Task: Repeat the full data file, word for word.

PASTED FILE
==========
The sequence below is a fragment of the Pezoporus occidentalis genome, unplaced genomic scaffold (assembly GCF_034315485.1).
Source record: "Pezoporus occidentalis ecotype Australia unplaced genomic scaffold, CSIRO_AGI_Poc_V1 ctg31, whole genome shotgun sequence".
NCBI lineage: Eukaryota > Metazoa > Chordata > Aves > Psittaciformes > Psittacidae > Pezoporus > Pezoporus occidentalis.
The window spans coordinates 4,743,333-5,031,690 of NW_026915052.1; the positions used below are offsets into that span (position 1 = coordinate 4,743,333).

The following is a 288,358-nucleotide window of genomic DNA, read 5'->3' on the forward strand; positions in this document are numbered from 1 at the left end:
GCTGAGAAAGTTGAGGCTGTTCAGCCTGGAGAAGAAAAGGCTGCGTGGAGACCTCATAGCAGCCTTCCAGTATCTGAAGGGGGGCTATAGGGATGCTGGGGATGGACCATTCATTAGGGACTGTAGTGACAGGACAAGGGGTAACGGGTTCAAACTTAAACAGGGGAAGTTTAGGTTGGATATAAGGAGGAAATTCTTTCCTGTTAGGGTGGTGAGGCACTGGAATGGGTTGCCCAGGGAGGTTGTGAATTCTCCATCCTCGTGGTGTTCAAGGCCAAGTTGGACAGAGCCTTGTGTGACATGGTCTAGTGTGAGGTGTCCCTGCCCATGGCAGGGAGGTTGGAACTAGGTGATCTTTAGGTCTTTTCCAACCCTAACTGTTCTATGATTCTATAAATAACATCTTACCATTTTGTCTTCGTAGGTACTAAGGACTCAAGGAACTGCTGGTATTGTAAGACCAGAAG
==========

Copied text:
The sequence below is a fragment of the Pezoporus occidentalis genome, unplaced genomic scaffold (assembly GCF_034315485.1).
Source record: "Pezoporus occidentalis ecotype Australia unplaced genomic scaffold, CSIRO_AGI_Poc_V1 ctg31, whole genome shotgun sequence".
NCBI lineage: Eukaryota > Metazoa > Chordata > Aves > Psittaciformes > Psittacidae > Pezoporus > Pezoporus occidentalis.
The window spans coordinates 4,743,333-5,031,690 of NW_026915052.1; the positions used below are offsets into that span (position 1 = coordinate 4,743,333).

The following is a 288,358-nucleotide window of genomic DNA, read 5'->3' on the forward strand; positions in this document are numbered from 1 at the left end:
GCTGAGAAAGTTGAGGCTGTTCAGCCTGGAGAAGAAAAGGCTGCGTGGAGACCTCATAGCAGCCTTCCAGTATCTGAAGGGGGGCTATAGGGATGCTGGGGATGGACCATTCATTAGGGACTGTAGTGACAGGACAAGGGGTAACGGGTTCAAACTTAAACAGGGGAAGTTTAGGTTGGATATAAGGAGGAAATTCTTTCCTGTTAGGGTGGTGAGGCACTGGAATGGGTTGCCCAGGGAGGTTGTGAATTCTCCATCCTCGTGGTGTTCAAGGCCAAGTTGGACAGAGCCTTGTGTGACATGGTCTAGTGTGAGGTGTCCCTGCCCATGGCAGGGAGGTTGGAACTAGGTGATCTTTAGGTCTTTTCCAACCCTAACTGTTCTATGATTCTATAAATAACATCTTACCATTTTGTCTTCGTAGGTACTAAGGACTCAAGGAACTGCTGGTATTGTAAGACCAGAAG